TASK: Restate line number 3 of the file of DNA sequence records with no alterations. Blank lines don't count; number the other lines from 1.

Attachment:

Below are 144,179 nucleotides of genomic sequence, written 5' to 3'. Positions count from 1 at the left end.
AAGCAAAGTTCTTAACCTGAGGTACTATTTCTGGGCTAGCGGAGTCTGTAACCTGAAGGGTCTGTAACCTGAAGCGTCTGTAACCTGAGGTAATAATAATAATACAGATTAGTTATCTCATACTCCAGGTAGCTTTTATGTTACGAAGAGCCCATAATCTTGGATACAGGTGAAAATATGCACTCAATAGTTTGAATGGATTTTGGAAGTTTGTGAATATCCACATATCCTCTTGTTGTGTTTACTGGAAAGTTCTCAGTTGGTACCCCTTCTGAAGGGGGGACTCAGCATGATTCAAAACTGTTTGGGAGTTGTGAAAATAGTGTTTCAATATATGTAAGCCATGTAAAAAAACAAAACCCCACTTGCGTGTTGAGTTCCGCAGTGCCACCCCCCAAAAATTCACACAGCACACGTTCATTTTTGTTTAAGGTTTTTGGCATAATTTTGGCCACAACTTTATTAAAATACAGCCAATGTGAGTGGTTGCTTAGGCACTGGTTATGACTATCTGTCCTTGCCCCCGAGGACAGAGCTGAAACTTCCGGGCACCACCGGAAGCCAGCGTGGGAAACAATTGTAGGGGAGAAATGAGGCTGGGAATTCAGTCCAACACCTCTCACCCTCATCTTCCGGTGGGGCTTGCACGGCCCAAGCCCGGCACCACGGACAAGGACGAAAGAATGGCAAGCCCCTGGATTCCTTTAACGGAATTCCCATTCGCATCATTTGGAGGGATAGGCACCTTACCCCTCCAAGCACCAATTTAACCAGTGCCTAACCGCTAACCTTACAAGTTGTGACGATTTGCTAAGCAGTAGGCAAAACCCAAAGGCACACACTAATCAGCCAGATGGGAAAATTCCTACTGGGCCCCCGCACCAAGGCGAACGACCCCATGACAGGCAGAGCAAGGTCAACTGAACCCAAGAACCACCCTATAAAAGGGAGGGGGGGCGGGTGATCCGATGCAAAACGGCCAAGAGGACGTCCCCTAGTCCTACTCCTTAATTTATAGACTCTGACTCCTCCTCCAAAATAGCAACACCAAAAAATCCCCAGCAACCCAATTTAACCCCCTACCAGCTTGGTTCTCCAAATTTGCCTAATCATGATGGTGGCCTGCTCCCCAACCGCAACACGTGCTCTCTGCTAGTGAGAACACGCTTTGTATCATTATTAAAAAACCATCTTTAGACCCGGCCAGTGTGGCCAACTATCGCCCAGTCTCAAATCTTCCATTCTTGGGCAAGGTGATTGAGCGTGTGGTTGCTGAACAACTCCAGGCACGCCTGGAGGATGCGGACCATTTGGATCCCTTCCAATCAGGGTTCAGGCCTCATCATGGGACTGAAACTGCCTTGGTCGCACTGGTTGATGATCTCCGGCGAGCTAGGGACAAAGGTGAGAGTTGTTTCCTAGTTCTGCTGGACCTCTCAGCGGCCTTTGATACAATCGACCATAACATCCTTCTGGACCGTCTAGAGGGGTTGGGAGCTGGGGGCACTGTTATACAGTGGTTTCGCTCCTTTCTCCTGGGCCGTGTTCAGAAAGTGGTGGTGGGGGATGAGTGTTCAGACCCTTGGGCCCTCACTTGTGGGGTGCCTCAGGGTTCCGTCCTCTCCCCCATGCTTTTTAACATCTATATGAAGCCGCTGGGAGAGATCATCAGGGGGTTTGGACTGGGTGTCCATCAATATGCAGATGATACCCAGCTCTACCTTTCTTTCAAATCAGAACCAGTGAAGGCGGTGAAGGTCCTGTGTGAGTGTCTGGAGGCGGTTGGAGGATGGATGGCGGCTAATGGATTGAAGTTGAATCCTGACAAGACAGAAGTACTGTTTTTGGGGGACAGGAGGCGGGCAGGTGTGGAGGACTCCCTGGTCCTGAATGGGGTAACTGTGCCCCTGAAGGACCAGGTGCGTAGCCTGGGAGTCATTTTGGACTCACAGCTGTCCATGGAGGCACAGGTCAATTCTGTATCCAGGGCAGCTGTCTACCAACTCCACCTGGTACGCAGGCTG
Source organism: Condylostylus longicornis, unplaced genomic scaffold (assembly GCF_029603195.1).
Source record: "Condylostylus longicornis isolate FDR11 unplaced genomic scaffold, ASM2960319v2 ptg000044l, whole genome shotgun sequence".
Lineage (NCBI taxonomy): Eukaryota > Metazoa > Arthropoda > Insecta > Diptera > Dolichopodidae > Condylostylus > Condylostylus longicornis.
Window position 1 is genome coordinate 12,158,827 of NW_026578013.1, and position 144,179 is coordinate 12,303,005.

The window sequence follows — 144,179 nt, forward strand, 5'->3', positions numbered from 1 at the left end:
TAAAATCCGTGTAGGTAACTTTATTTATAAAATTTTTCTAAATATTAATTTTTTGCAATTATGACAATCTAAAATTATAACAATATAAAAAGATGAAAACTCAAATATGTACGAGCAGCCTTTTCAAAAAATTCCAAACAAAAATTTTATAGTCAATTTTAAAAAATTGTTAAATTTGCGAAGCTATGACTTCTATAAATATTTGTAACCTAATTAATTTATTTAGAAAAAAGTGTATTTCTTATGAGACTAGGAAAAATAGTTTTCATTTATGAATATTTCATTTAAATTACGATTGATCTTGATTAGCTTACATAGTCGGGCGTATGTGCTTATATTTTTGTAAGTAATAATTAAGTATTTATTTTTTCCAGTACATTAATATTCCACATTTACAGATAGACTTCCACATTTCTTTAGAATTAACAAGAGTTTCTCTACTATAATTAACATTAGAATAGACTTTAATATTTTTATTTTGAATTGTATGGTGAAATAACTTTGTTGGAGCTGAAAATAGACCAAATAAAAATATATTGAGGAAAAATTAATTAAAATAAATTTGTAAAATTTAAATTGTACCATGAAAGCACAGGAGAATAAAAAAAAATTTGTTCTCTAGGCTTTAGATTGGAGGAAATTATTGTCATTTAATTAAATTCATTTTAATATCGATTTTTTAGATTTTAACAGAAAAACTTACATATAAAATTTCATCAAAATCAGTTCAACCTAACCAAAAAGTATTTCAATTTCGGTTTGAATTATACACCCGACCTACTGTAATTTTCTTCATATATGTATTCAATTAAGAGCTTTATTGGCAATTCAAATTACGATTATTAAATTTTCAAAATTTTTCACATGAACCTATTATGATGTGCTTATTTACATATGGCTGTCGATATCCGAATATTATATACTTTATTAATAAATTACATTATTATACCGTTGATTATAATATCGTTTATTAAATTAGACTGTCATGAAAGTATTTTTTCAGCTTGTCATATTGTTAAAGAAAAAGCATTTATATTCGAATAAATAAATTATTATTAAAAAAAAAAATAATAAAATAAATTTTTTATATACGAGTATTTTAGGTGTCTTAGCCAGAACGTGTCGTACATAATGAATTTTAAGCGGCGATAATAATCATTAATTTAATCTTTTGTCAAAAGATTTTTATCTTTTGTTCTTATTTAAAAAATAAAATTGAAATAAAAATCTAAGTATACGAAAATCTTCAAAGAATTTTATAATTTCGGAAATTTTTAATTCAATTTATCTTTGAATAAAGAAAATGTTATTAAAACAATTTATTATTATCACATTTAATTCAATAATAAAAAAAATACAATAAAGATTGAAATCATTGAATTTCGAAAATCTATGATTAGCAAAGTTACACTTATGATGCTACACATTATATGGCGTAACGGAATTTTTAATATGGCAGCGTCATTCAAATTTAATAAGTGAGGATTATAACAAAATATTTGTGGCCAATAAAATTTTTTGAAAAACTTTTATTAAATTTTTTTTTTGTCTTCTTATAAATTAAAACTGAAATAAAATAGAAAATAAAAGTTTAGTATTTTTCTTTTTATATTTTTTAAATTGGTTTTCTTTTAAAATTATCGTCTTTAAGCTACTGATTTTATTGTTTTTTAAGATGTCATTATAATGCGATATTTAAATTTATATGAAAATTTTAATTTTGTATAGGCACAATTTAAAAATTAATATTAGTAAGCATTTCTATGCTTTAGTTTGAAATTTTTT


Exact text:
Source organism: Condylostylus longicornis, unplaced genomic scaffold (assembly GCF_029603195.1).